“He always expected you to be the best person of yourself.”

Titles and life lessons

McDonald's teams became a yearly contender, posting back-to-back 21-2 seasons in 1965-66 and 1966-67 that corresponded to a switch to a fastbreak offense and a full-court pressing defense.

The Bluestreaks qualified for their first state tournament under McDonald's tutelage in 1973, where they edged Melrose 53-52 for the school's first state title since 1934. That started a 77-3 run that ended with two more tournament appearances and another state title in 1975.

His two eldest sons. Mike and Paul, were on both championship teams.

“Some of the best games we had in those years were the games we had in practice,'' Paul recalled in a 2003 News Tribune article.

Like all the children, Mike McDonald went into coaching and has been at Cambridge-Isanti for more than 30 seasons.

He learned a lot more than just X’s and O’s from his father, even though hearing about avoiding temptation and being an upstanding citizen at both school and home could get tedious.

“He stood for all those positive characteristics,” Mike said. “Maybe as a young person you didn’t like it all the time to get that type of message, you thought you could do it yourself. But as you look back, I learned a lot of life lessons and I think the thousands of people that he impacted through all the years were impacted (by those lessons) as well.”

Though over the many years the elder McDonald may have adapted how to invoke his disciplinary style, he never lessened his convictions.

“One thing he never lost track of was those character-building things and his morals,” Mike said. “How he presented the message may have changed a bit, but the message never changed.”

Chisholm returned to the state tournament in 1981 and 1982, led by 2,000-point scorer Tom McDonald, and again in 1991 when they won a third title as Joel McDonald became Minnesota's all-time leading boys scorer with 3,292 points.

Tragedy struck in 1997 when Darlene, his wife of 43 years, was diagnosed with bladder cancer and died shortly afterward.

In previous interviews, McDonald said his wife’s death left him depressed.

In a stroke of fatal irony, Carol Tiberurzi lost her husband, Robert, in a plane crash outside the Hibbing-Chisholm airport in 1993.

A cheerleader at Chisholm, Carol had gone to the prom 48 years earlier with McDonald. On Labor Day weekend in 1999, the pair attended Side Lake Chapel Catholic Church separately, grabbing the last two seats at the back of the church.

“I just felt vibes,'' Carol said during a 2003 interview. “There was no doubt that God was sending me a message.

“I really only wanted to talk to him on the telephone, that was as far as I was going to go. He said, `Would you like to go out for lunch?' I said, `I don't want to get married,' and he said, `How about lunch?' ''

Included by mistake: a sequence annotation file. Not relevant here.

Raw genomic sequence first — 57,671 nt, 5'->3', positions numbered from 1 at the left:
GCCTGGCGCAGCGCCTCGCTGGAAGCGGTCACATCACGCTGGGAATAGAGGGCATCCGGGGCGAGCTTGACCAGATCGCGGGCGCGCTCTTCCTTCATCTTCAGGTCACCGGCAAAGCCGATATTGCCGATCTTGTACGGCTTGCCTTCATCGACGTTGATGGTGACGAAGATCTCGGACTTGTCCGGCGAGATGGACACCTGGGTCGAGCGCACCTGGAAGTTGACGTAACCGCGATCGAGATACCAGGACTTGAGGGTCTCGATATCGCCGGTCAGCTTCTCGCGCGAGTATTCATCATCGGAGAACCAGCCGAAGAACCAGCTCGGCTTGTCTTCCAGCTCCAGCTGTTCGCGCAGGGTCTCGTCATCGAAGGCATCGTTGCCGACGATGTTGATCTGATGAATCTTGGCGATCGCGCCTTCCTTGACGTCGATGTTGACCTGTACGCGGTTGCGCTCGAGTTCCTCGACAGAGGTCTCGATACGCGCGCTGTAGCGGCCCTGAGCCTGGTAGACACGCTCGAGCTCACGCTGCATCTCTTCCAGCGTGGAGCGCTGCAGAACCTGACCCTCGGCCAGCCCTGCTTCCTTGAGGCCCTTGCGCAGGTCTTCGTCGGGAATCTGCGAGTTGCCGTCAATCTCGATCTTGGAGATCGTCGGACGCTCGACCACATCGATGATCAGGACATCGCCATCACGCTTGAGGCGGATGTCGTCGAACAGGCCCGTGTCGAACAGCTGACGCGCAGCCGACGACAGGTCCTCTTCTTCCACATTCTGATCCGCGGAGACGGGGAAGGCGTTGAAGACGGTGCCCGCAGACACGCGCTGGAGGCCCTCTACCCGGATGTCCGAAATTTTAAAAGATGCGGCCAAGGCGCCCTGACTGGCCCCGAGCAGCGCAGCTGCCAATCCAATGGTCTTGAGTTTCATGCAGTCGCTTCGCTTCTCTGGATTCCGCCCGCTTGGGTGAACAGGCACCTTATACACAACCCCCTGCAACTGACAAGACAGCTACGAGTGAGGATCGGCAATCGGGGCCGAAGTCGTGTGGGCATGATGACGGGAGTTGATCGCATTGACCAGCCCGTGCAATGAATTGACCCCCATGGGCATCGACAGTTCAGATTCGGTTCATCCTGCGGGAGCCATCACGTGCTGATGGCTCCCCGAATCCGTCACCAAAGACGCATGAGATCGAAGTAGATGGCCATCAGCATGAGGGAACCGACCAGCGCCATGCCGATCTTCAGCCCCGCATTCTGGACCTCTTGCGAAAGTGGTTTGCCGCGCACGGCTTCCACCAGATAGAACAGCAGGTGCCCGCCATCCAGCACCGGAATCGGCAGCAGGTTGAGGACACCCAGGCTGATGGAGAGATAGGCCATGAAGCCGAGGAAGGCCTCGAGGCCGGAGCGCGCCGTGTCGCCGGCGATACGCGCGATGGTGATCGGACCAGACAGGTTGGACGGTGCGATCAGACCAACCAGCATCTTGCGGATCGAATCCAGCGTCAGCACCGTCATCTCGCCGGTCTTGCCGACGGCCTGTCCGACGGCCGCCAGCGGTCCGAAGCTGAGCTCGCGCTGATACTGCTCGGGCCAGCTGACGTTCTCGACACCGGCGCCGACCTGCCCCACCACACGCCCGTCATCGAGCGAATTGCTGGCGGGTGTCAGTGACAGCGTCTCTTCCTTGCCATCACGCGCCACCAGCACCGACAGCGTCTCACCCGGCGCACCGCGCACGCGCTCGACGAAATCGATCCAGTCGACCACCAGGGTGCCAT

They eventually married in June 2000 in a hospital intensive care unit, two days after Bob underwent colon surgery.

McDonald went as far as moving to neighboring Hibbing, Chisholm's biggest rival, to live in Carol's two-bedroom brick house.

Father and family man

McDonald retired in 2014, a couple months after compiling his momentous 1,000th victory.

In his retirement, he enjoyed watching his grandchildren play basketball and often painted landscapes of his visits to Dubrovnik on the Croatian coast.

When his former players achieved a milestone, McDonald would reach out to them and share his best wishes as he did when Maturi went into the DECC Hall of Fame.

“And we remembered him,” Maturi said. “Whenever I moved to a different position, he would congratulate me. He even came down to the press conference here (in Minneapolis) when I was named the athletic director (at Minnesota) and made an appearance at the DECC Hall of Fame. Coach did that for lots of people, and that’s just a measure of the way the man was.”

McDonald’s win total is likely never to be surpassed in state basketball annals.

“He leaves a legacy, no doubt,” his son Mike said.

But it was the father and family man who was remembered Wednesday.

Joel McDonald, who has battled bladder cancer and underwent major surgery this summer to replace his bladder, had been at the Mayo Clinic in Rochester, Minnesota, the previous two days before making it back to Hibbing late Tuesday to say his goodbyes.

On Wednesday, he was receiving nonstop texts and emails from former players and rival coaches expressing their condolences.

“I think that’s the proof of his legacy, just how far his influence reached over his career as a coach and a teacher,” Joel said. “He talked the talk and walked the walk so to speak. That’s why I’m not afraid to use perfection with him simply because I am amazed he had the ability to do that. I am in awe at the person that he was.”